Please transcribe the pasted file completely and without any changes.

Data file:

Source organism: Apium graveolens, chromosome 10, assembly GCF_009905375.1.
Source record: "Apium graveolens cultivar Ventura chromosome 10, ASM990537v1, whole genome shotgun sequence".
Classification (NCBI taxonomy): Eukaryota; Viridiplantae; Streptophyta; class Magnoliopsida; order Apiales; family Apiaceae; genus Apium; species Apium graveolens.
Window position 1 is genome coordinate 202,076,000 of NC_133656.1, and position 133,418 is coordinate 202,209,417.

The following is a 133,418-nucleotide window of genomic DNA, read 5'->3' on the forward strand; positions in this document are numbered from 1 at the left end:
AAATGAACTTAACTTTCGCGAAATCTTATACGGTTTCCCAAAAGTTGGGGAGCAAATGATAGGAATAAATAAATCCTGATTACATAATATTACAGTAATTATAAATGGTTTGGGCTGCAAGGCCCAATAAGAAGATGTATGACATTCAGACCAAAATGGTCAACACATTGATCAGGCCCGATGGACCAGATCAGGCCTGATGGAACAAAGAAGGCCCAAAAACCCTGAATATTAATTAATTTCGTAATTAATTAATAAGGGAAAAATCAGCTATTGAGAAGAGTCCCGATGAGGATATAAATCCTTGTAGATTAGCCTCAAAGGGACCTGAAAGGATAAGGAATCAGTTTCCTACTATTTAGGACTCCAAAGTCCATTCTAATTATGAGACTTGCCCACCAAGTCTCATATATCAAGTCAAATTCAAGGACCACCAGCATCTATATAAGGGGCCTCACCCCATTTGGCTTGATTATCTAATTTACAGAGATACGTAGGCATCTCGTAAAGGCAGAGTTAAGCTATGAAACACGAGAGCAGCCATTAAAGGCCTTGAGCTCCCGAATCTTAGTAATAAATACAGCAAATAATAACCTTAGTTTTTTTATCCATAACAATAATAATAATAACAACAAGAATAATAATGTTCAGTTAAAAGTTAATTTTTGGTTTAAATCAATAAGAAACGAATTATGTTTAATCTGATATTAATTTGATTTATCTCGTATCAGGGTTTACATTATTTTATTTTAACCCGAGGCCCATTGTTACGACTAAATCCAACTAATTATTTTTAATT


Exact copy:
Source organism: Apium graveolens, chromosome 10, assembly GCF_009905375.1.
Source record: "Apium graveolens cultivar Ventura chromosome 10, ASM990537v1, whole genome shotgun sequence".
Classification (NCBI taxonomy): Eukaryota; Viridiplantae; Streptophyta; class Magnoliopsida; order Apiales; family Apiaceae; genus Apium; species Apium graveolens.
Window position 1 is genome coordinate 202,076,000 of NC_133656.1, and position 133,418 is coordinate 202,209,417.

The following is a 133,418-nucleotide window of genomic DNA, read 5'->3' on the forward strand; positions in this document are numbered from 1 at the left end:
AAATGAACTTAACTTTCGCGAAATCTTATACGGTTTCCCAAAAGTTGGGGAGCAAATGATAGGAATAAATAAATCCTGATTACATAATATTACAGTAATTATAAATGGTTTGGGCTGCAAGGCCCAATAAGAAGATGTATGACATTCAGACCAAAATGGTCAACACATTGATCAGGCCCGATGGACCAGATCAGGCCTGATGGAACAAAGAAGGCCCAAAAACCCTGAATATTAATTAATTTCGTAATTAATTAATAAGGGAAAAATCAGCTATTGAGAAGAGTCCCGATGAGGATATAAATCCTTGTAGATTAGCCTCAAAGGGACCTGAAAGGATAAGGAATCAGTTTCCTACTATTTAGGACTCCAAAGTCCATTCTAATTATGAGACTTGCCCACCAAGTCTCATATATCAAGTCAAATTCAAGGACCACCAGCATCTATATAAGGGGCCTCACCCCATTTGGCTTGATTATCTAATTTACAGAGATACGTAGGCATCTCGTAAAGGCAGAGTTAAGCTATGAAACACGAGAGCAGCCATTAAAGGCCTTGAGCTCCCGAATCTTAGTAATAAATACAGCAAATAATAACCTTAGTTTTTTTATCCATAACAATAATAATAATAACAACAAGAATAATAATGTTCAGTTAAAAGTTAATTTTTGGTTTAAATCAATAAGAAACGAATTATGTTTAATCTGATATTAATTTGATTTATCTCGTATCAGGGTTTACATTATTTTATTTTAACCCGAGGCCCATTGTTACGACTAAATCCAACTAATTATTTTTAATT